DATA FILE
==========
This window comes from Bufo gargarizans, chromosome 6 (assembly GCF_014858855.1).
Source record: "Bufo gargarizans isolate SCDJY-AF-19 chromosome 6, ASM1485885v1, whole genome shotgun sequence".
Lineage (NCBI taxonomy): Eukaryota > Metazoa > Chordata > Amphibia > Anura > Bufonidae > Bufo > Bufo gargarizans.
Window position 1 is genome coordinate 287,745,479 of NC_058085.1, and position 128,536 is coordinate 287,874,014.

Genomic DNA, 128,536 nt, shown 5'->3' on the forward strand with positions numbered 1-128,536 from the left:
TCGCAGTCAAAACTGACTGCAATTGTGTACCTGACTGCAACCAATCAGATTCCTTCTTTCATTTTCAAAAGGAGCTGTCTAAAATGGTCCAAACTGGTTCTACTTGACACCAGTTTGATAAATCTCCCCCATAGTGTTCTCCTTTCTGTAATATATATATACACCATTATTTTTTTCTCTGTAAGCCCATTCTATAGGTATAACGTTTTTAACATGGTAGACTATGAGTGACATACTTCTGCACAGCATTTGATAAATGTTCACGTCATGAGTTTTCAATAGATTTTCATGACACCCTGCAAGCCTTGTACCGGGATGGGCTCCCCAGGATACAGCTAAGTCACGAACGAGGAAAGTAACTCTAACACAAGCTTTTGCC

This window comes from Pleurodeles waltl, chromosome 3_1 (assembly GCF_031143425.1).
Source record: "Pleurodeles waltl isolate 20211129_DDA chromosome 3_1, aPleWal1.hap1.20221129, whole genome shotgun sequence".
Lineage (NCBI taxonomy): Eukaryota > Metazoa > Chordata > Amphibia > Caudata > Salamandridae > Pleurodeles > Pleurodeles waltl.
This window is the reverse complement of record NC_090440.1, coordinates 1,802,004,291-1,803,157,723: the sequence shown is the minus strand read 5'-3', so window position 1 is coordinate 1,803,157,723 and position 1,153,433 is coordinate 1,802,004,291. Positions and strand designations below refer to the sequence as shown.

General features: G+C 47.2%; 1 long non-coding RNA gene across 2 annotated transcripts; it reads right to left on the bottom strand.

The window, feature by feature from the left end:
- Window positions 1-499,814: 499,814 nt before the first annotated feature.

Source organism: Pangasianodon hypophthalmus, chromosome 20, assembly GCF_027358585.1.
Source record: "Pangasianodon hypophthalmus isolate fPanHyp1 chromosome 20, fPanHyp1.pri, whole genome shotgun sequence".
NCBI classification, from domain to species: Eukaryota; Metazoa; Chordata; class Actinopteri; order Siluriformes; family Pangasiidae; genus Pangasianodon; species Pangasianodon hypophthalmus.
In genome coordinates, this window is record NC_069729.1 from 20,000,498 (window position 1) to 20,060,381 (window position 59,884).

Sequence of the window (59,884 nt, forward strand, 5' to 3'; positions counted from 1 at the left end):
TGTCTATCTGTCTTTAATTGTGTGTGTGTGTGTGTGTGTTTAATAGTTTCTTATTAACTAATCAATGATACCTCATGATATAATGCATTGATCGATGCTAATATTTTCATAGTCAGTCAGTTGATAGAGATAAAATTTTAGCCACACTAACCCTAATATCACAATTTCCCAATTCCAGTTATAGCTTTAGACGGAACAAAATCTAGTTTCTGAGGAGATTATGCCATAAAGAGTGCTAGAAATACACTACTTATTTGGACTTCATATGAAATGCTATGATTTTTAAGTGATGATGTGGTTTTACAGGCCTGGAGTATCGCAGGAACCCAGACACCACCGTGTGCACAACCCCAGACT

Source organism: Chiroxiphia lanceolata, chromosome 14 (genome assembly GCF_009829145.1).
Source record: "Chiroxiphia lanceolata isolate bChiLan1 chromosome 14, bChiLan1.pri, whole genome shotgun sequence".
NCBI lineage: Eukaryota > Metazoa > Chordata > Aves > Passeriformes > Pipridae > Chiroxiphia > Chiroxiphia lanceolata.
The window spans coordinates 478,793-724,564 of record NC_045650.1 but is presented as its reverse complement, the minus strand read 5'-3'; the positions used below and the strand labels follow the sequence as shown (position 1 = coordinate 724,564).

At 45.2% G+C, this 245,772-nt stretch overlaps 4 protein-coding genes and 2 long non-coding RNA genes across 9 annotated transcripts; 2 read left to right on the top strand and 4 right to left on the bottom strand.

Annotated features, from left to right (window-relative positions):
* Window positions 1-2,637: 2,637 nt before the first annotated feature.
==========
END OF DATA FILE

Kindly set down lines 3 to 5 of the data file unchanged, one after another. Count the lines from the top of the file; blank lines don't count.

Lineage (NCBI taxonomy): Eukaryota > Metazoa > Chordata > Amphibia > Anura > Bufonidae > Bufo > Bufo gargarizans.
Window position 1 is genome coordinate 287,745,479 of NC_058085.1, and position 128,536 is coordinate 287,874,014.

Genomic DNA, 128,536 nt, shown 5'->3' on the forward strand with positions numbered 1-128,536 from the left: